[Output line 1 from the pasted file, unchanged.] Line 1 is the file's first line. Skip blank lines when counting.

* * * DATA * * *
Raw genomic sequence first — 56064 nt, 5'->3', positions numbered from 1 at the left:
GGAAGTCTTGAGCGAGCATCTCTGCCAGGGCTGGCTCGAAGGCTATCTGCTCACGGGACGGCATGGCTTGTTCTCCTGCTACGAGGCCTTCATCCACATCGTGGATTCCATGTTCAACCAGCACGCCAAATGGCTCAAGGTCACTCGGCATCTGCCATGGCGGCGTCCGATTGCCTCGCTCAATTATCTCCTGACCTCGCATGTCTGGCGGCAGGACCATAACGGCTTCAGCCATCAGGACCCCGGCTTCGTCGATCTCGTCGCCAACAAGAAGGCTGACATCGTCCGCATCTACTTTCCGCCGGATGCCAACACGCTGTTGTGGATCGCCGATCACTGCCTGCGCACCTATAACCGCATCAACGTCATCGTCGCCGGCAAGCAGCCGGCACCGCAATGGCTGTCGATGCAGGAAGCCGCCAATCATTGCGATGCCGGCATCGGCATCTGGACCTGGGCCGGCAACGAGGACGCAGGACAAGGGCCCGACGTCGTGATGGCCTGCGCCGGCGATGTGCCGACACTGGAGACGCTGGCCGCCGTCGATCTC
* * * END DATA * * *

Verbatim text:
Raw genomic sequence first — 56064 nt, 5'->3', positions numbered from 1 at the left: